Continuing the trend of her gifts being lent to albums of very much hit or miss quality, 1985's IN EKSTASY featured another mixed bag, including a cover of "My Way" (done to much greater effect by Sid Vicious some seven years previous) and a listless version of Norman Greenbaum's seventies hit "Spirit in the Sky."

IN EKSTASY is not a total loss though, containing as it does the bleak "Atomic Flash de Luxe," but I can't really recommend it to anyone other than Hagen purists (one of which, despite my love of her, I am not).

A brief return to form came in 1987 with the release of the PUNK WEDDING EP, a gleefully goofy celebration of Hagen's marriage to an eighteen-year-old punker boy named "Iroquois."

Old school punk rock was once noted for its sense of humor and this EP is proof that people from Germany can be fucking hilarious when they want to, as evidenced in the title song (German and English versions are provided) and especially on "Hardcore Rebell-Hochzeitsparty," a ditty that to this day makes my friend Smokey crack up over how "extra stoopid" it is. The whole record is a raucous madhouse but the bit that truly makes it is the moment when, amidst much noise and chaos, a priest interrupts the proceedings and engages in the following exchange with Nina:

Priest: Do you, Nina Hagen, take this punk to be your lawfully wedded husband?
Nina (sweetly): Ja... 
Priest: Do you, Iroquois, take this superstar to be your lawfully wedded wife?
Iroquois (sounding exactly like a completely wasted Sid Vicious): Oh, yeah...
Priest: To have and to hold, in sickness and in health, to honor and obey, 'til death do you part?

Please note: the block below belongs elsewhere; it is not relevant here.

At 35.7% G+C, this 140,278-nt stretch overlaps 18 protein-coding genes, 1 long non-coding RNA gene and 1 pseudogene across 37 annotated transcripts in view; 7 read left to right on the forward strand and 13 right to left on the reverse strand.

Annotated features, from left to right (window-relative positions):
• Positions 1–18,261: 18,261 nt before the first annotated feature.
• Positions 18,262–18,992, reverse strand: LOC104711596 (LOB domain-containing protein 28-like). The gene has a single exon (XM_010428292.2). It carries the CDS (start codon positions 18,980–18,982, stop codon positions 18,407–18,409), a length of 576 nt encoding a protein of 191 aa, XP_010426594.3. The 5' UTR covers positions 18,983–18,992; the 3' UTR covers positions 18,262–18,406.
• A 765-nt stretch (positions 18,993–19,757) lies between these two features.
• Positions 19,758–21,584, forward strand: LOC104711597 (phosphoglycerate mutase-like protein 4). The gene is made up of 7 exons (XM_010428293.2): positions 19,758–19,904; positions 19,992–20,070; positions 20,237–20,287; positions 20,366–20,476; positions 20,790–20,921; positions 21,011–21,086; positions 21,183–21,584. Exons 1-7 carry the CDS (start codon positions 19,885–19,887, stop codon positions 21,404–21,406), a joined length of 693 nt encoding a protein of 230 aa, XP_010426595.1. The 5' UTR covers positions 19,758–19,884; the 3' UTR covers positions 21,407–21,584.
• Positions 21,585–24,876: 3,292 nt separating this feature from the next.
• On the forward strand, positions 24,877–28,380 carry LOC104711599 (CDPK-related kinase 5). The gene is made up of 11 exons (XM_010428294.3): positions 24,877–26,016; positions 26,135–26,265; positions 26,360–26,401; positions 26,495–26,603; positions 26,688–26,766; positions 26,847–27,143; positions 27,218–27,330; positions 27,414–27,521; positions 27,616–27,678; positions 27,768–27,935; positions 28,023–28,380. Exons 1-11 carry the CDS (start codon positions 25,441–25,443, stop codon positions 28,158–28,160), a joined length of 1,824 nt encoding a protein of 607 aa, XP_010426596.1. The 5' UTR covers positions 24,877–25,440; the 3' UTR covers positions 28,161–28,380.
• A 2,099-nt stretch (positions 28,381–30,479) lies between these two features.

Nina (confused): What?!!?

Back cover to the PUNK WEDDING EP.

I've done the research and can find no concrete info on Hagen's subsequent relationship with that Iroquois guy, so I'm inclined to think the whole thing was some kind of elaborate joke that few of us have been let in on. If anyone reading this knows different, please don't hesitate to write in with an answer.

Following PUNK WEDDING's all-too-brief blast of kickass silliness, I graduated from college and spent the next few years concentrating less on music and trying instead to get acclimated to the realities of earning a living, thus not encountering Fraulein Hagen again until 1993's REVOLUTION BALLROOM.

Her voice was still there but some undefinable element was missing from the recipe, so as a result I have given Hagen's releases a miss from REVOLUTION BALLROOM on, a policy that saddens me. I am however curious to give a listen to her 1999 album OM NAMAH SHIVAY!, a completely serious rendition of the Hare Krishna mantra.

Even during the days when I listened to her stuff as it was coming out, Hagen came off as a spiritually restless eccentric, first embracing what appeared at the time to be Born Again Christianity (as noted in the lyrics to "Born in Xixax": "Well I believe in Jesus/I preach it loud and stark") and then traveling a path of enlightenment that seems to have at one point culminated in Krishna Consciousness. Whatever the case may be, Nina Hagen continues to fascinate me, both as an artist and as a human being, and I hope she stays around for a long while, being here to intrigue, inspire, and incite mass confusion wherever she goes. A true beauty, possessed of a vast and compelling intellect, brazen enough to demonstrate female masturbation techniques on a live Austrian talk show in 1979 (while clothed, but nonetheless something I would have loved to witness from the audience) and by far the most intentionally funny German I have yet to encounter, she's just plain awesome.

The photo that hung on my bedroom wall from sometime in 1981 through when I left for college in 1983. My mom was simultaneously quite displeased and rather confused whenever she glimpsed it.

1 comment:

Anonymous said...

If you love Nina Hagen, then you might fall in love with Diamanda Galas, a singer whose four-octave operatic voice far surpasses even the already impressive instrument of Hagen.
The album "Saint of the Pit" (which is part of the trilogy "The Mask of the Red Death") probably remains the most impactful work to date as it showcases the limitless vocal and compositional abilities of the singer.